Every Dog Has Its Day: Shibuya Station’s Hachiko Pack Gets Long-overdue Grooming

A popular meeting spot for those avoiding the teeming masses surrounding the Hachiko statue, the Hachiko Family Mural is a work of art sometimes overlooked by the thousands of people passing it every day on their way to Hachiko or to the famed Shibuya Scramble Crossing.

It’s not as well known as its cousin the Hachiko Statue, but it has shared the Shibuya Station north exit area for almost 30 years. It was installed in 1990 in honor of the station’s north exit area renaming to Hachiko-mae Hiroba and has been a colorful, if slightly overlooked, landmark since then.

The original design was created by Ryutaro Kitahara, a suiboku (Japanese-style ink painting) artist. He imagined what it would be like if Hachiko had an extended canine family and painted around 20 Akita dogs to accompany the famous pooch, along with a sun, moon, stars and a giant rainbow. Not all of the dogs made it to the mural, despite its impressive size. It measures 4 meters high and stretches 11.2 meters across, and is compiled of over 1,200 Shigaraki ware ceramic pieces.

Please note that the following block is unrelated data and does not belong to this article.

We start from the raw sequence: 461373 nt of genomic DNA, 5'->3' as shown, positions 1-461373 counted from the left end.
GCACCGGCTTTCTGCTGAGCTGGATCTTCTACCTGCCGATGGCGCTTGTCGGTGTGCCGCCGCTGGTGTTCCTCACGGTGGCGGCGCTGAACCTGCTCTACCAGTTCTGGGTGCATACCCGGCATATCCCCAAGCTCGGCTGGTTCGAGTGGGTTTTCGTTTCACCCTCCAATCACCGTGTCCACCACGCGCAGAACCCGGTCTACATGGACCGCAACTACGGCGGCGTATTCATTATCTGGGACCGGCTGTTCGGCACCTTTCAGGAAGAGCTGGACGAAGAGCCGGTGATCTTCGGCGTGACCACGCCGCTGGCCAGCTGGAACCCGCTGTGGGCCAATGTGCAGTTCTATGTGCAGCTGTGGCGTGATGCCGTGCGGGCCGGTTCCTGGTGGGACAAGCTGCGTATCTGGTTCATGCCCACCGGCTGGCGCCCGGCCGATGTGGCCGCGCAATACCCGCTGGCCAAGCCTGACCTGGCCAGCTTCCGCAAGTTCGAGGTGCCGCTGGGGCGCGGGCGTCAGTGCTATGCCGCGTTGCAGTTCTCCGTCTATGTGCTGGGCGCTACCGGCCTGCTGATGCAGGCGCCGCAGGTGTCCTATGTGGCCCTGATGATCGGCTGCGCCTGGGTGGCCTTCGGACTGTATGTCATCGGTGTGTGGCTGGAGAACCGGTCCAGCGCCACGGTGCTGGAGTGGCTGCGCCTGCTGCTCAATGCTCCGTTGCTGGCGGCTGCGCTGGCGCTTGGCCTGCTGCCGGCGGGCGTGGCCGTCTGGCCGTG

Over the years the mural gathered dust and dirt from its surroundings and was visibly getting grubby. Because of this, Public Interest Incorporated Foundation Japan Traffic Culture Association (JPTCA), a group dedicated to promoting public art spaces, took it upon themselves, in cooperation with Johnson Company Limited, to give the Hachiko clan a bit of a groom.

The group’s purpose is to create a good impression for tourists and residences alike by sprucing up the landmarks they walk by every day, and cleaning up the mural will help clean up Shibuya, literally and figuratively. Because of the lack of space, a maximum of three cleaners can work on the mural at a time, scraping off gum, stickers, and giving the dogs a polish.

The efforts started on September 20 and will be finished by September 26. The scaffolding surrounding the art will be taken down by September 27 or 28, revealing the polished pups to the world at large.

If you drop by to take some snaps of the newly scrubbed up doggos, don’t forget to use JPTCA’s hashtag, #mypublicart when you share it on Instagram. The hashtag campaign is active until Oct 1.

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